By reducing traffic and pollution, and increasing our options for getting around, efficient public transportation systems like intercity rail and clean bus systems would make America’s transportation future better for everyone.

But America also needs to repair and maintain its current aging infrastructure. Nearly 59,000 of the nation’s bridges are classified as “structurally deficient.” Instead of building newer and wider highways that will only make America more dependent on dirty fossil fuels, we need to be smart in how we invest in roads, and fix them first.

The good news is that the public is in many ways ahead of Congress in leading the way toward reform. Help us make sure our decision makers recognize the need to invest in a 21st century transportation system.

Check out our video showcasing our work to bring about better transportation options for America's future.

Issue updates

Blog Post | Transportation

Breaking the Silence on Transportation and the Climate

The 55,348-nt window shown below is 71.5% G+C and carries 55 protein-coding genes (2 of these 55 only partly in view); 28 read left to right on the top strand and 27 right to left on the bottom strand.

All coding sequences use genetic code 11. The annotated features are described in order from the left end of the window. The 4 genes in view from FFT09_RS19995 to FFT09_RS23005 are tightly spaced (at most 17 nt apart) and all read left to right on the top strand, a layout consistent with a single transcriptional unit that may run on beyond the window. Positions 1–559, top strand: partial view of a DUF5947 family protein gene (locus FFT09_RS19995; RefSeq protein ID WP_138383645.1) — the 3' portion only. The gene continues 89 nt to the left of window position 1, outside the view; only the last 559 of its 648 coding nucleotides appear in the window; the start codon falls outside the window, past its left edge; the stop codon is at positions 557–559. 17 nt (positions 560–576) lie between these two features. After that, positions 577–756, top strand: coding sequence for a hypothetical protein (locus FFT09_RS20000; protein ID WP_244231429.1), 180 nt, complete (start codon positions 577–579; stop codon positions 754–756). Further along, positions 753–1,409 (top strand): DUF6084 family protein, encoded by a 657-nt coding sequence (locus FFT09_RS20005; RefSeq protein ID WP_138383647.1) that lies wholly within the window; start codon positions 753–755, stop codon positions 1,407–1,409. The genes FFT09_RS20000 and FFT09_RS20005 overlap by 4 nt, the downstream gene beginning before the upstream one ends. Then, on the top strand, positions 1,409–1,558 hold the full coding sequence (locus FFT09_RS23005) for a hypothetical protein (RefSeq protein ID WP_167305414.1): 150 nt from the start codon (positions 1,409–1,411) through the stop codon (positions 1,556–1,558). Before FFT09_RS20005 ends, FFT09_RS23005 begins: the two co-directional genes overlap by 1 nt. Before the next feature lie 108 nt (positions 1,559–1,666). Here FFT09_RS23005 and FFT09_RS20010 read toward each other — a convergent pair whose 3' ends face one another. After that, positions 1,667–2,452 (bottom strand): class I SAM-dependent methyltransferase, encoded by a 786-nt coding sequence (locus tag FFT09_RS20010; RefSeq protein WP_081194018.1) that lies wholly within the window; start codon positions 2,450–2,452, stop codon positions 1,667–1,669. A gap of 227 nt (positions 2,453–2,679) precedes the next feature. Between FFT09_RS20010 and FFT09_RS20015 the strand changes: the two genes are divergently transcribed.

Transportation policy-makers in most states and at the federal level have simply never seen it as their business to consider, much less act to reduce, the climate impacts of their infrastructure investment decisions. The Obama administration’s actions last week, however tentative, suggest that that is about to change.

> Keep Reading
Blog Post | Transportation

All Americans Deserve Clean Air to Breathe, On Earth Day and Every Day | Sean Doyle

U.S. DOT asks if we should measure global warming pollution from transportation.

> Keep Reading
News Release | U.S.PIRG Education Fund | Consumer Protection, Make VW Pay, Transportation

Framework for VW Settlement Announced